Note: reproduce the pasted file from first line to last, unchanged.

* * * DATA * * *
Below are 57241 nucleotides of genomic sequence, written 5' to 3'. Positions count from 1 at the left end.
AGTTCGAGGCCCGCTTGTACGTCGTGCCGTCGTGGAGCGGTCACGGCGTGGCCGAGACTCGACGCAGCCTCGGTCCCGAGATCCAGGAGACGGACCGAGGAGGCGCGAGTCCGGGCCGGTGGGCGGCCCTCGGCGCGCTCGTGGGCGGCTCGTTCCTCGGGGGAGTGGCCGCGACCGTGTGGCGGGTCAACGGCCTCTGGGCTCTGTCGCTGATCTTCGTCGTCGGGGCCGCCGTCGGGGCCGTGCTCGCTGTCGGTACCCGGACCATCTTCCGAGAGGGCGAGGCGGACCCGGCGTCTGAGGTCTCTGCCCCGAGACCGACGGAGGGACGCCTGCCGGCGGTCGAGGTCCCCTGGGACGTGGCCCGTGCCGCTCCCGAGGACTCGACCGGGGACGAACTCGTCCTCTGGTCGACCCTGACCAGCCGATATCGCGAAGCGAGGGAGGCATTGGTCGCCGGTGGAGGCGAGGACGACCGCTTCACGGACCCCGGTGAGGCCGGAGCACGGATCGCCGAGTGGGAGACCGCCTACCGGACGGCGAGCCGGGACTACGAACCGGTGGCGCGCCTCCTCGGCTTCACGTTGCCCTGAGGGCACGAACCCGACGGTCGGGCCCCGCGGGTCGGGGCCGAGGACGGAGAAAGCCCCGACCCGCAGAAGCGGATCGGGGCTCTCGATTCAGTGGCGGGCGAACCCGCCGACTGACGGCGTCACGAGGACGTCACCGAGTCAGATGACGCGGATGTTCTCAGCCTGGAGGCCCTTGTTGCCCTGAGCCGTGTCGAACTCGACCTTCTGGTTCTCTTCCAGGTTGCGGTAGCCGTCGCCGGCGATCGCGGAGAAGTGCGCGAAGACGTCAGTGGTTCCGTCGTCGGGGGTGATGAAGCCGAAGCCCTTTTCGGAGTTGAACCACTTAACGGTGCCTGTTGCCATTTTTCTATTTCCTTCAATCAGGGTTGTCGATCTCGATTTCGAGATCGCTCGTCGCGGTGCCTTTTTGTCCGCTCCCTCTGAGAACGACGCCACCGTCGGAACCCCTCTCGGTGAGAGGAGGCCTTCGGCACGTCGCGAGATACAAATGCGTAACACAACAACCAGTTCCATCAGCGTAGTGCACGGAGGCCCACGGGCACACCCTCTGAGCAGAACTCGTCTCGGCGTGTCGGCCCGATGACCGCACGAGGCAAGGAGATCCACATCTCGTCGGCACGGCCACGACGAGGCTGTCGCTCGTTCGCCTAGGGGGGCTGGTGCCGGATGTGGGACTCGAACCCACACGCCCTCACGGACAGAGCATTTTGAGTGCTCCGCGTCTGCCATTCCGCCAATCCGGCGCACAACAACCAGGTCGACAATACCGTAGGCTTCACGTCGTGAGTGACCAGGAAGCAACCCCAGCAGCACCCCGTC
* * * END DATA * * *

Below are 57241 nucleotides of genomic sequence, written 5' to 3'. Positions count from 1 at the left end.
AGTTCGAGGCCCGCTTGTACGTCGTGCCGTCGTGGAGCGGTCACGGCGTGGCCGAGACTCGACGCAGCCTCGGTCCCGAGATCCAGGAGACGGACCGAGGAGGCGCGAGTCCGGGCCGGTGGGCGGCCCTCGGCGCGCTCGTGGGCGGCTCGTTCCTCGGGGGAGTGGCCGCGACCGTGTGGCGGGTCAACGGCCTCTGGGCTCTGTCGCTGATCTTCGTCGTCGGGGCCGCCGTCGGGGCCGTGCTCGCTGTCGGTACCCGGACCATCTTCCGAGAGGGCGAGGCGGACCCGGCGTCTGAGGTCTCTGCCCCGAGACCGACGGAGGGACGCCTGCCGGCGGTCGAGGTCCCCTGGGACGTGGCCCGTGCCGCTCCCGAGGACTCGACCGGGGACGAACTCGTCCTCTGGTCGACCCTGACCAGCCGATATCGCGAAGCGAGGGAGGCATTGGTCGCCGGTGGAGGCGAGGACGACCGCTTCACGGACCCCGGTGAGGCCGGAGCACGGATCGCCGAGTGGGAGACCGCCTACCGGACGGCGAGCCGGGACTACGAACCGGTGGCGCGCCTCCTCGGCTTCACGTTGCCCTGAGGGCACGAACCCGACGGTCGGGCCCCGCGGGTCGGGGCCGAGGACGGAGAAAGCCCCGACCCGCAGAAGCGGATCGGGGCTCTCGATTCAGTGGCGGGCGAACCCGCCGACTGACGGCGTCACGAGGACGTCACCGAGTCAGATGACGCGGATGTTCTCAGCCTGGAGGCCCTTGTTGCCCTGAGCCGTGTCGAACTCGACCTTCTGGTTCTCTTCCAGGTTGCGGTAGCCGTCGCCGGCGATCGCGGAGAAGTGCGCGAAGACGTCAGTGGTTCCGTCGTCGGGGGTGATGAAGCCGAAGCCCTTTTCGGAGTTGAACCACTTAACGGTGCCTGTTGCCATTTTTCTATTTCCTTCAATCAGGGTTGTCGATCTCGATTTCGAGATCGCTCGTCGCGGTGCCTTTTTGTCCGCTCCCTCTGAGAACGACGCCACCGTCGGAACCCCTCTCGGTGAGAGGAGGCCTTCGGCACGTCGCGAGATACAAATGCGTAACACAACAACCAGTTCCATCAGCGTAGTGCACGGAGGCCCACGGGCACACCCTCTGAGCAGAACTCGTCTCGGCGTGTCGGCCCGATGACCGCACGAGGCAAGGAGATCCACATCTCGTCGGCACGGCCACGACGAGGCTGTCGCTCGTTCGCCTAGGGGGGCTGGTGCCGGATGTGGGACTCGAACCCACACGCCCTCACGGACAGAGCATTTTGAGTGCTCCGCGTCTGCCATTCCGCCAATCCGGCGCACAACAACCAGGTCGACAATACCGTAGGCTTCACGTCGTGAGTGACCAGGAAGCAACCCCAGCAGCACCCCGTC